Stories about parental relationships

The Day of the Dead Dad rapidly approaches. And, to get you in the mood, I have two stories for you about the nature of parental relationships.

For some time, I’ve been listening to a variety of podcasts. Some are non-fiction, such as the excellent Freakonomics podcast, Melvyn Bragg’s In Our Time and NPR’s Planet Money. But all work and no play makes Fr Adam a dull boy, so I mix it up with some fiction. And one of the fiction podcasts I listen to is Escape Pod, which serves up science fiction stories.

Now, to be honest, Escape Pod is a bit hit and miss. Their stories are narrated rather than enacted. In other words, it’s a person reading a story rather than a piece of radio theatre. That makes listening more difficult, as you have to listen to every word in case it is salient. It canĀ also stray a little bit into science fantasy for my liking. And some of the stories are very long. One recently was over 90 minutes, which is a pretty long time investment.

However, when Escape Pod gets it right, it gets it right. And two recent stories knocked me off my feet. Curiously, they both deal with the relationship between generations.

The Paper Menagerie describes a Chinese immigrant to the US who is particularly skilled with origami. But her son finds her Chinese ways embarrassing and begs her to be more American. The story charts his path towards realising how foolish he was.

And The Homecoming is about an estranged son who seeks reconciliation with his parents. Mur Lafferty, who created Escape Pod and hosts this episode, said that Mike Resnick, the author of the story, tends to make her cry and did so again with this story. I don’t regard myself as nearly so sentimental. There was no way he was going to make me cry. But, at the end of the story, I found myself wandering up Kingsway bawling my eyes out.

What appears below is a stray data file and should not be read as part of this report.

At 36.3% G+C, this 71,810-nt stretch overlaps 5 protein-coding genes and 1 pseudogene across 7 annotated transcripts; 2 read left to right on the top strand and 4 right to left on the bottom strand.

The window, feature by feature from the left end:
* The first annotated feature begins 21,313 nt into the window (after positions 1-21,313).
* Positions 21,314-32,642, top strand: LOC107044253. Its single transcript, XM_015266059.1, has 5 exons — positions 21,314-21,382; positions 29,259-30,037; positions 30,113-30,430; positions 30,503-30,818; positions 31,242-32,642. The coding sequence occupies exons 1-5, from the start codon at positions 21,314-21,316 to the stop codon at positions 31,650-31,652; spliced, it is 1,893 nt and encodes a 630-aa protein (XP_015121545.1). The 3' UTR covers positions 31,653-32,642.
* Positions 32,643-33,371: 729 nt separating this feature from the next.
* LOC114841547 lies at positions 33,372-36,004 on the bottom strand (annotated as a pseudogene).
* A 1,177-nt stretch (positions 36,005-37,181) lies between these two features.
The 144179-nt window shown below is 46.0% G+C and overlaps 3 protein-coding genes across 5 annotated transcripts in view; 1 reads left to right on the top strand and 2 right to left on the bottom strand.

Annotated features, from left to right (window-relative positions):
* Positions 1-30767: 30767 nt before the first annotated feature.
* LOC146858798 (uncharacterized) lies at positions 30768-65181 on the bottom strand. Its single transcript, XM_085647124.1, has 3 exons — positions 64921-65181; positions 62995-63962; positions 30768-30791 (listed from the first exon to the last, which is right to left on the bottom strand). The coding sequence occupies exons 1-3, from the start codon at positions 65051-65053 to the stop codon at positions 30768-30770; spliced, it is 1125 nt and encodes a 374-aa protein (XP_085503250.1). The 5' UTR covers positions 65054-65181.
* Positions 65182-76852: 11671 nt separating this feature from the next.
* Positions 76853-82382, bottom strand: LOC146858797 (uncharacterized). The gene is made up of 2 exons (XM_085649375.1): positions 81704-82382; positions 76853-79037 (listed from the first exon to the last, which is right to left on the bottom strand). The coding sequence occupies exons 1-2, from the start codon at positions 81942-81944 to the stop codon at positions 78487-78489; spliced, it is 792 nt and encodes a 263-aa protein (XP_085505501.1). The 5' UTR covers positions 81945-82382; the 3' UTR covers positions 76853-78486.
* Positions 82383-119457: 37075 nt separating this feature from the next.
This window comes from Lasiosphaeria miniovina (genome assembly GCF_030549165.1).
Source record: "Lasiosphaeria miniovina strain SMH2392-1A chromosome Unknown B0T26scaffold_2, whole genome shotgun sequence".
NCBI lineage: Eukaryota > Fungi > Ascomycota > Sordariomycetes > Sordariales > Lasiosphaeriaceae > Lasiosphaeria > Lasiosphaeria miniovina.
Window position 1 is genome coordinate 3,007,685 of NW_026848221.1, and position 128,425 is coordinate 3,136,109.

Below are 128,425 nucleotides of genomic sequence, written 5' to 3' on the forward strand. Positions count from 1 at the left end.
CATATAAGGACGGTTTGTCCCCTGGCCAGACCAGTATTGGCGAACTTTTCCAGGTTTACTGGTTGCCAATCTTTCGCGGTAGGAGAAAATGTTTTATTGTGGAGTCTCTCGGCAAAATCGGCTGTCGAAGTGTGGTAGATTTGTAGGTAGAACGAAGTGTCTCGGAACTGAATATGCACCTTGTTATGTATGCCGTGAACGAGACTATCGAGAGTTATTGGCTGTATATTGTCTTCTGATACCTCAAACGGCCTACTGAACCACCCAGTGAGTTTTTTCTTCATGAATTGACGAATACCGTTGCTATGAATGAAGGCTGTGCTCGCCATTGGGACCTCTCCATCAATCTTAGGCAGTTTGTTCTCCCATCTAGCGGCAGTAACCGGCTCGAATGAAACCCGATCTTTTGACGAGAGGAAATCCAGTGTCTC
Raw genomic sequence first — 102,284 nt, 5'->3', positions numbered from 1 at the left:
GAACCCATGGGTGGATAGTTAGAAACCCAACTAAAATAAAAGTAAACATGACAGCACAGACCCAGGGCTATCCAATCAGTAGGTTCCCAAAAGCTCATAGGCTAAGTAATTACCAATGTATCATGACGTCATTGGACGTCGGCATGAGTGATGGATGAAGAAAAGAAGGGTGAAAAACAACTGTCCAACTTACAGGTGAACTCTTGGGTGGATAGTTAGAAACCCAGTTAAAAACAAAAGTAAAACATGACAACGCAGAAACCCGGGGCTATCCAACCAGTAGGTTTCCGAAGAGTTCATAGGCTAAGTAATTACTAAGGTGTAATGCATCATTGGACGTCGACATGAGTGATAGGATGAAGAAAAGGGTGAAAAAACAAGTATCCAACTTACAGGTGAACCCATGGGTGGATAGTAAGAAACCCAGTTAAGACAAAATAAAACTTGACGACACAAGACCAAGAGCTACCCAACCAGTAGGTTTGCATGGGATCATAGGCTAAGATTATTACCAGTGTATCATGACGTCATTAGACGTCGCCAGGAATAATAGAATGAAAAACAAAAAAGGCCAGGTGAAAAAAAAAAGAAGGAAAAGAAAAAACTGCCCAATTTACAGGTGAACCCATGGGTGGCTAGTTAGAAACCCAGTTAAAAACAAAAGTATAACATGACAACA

Neither is particularly long, and if you don’t fancy listening to the podcasts, you can read the stories in full on the website instead.

Day of the Dead Dad

On 17 June, we celebrate Father’s Day in the UK.

Three days beforehand, the Church of the Dead Dad celebrates the anniversary of the Dead Dad’s death.

In honour of both these special days, I’m announcing a Day of the Dead Dad spectacular right here on this blog.

What does it mean? Well, I’m welcoming guest posts about your dead Dad. I’m welcoming links to your posts about your dead Dad. I’m welcoming links to your favourite posts about somebody else’s dead Dad. I’ll even welcome guest posts or links to posts about your live Dad if they’re really sickly.

I started writing this blog as homage to my father after he died last year. I didn’t know it at the time but I missed and grieved him terribly and writing about death and him in a carefree, irreverent style helped me a lot. I commend writing-as-therapy to you too.

If you’d like to contribute something here, tell me about your amazing writing elsewhere or you just want to call me names, you can e-mail me at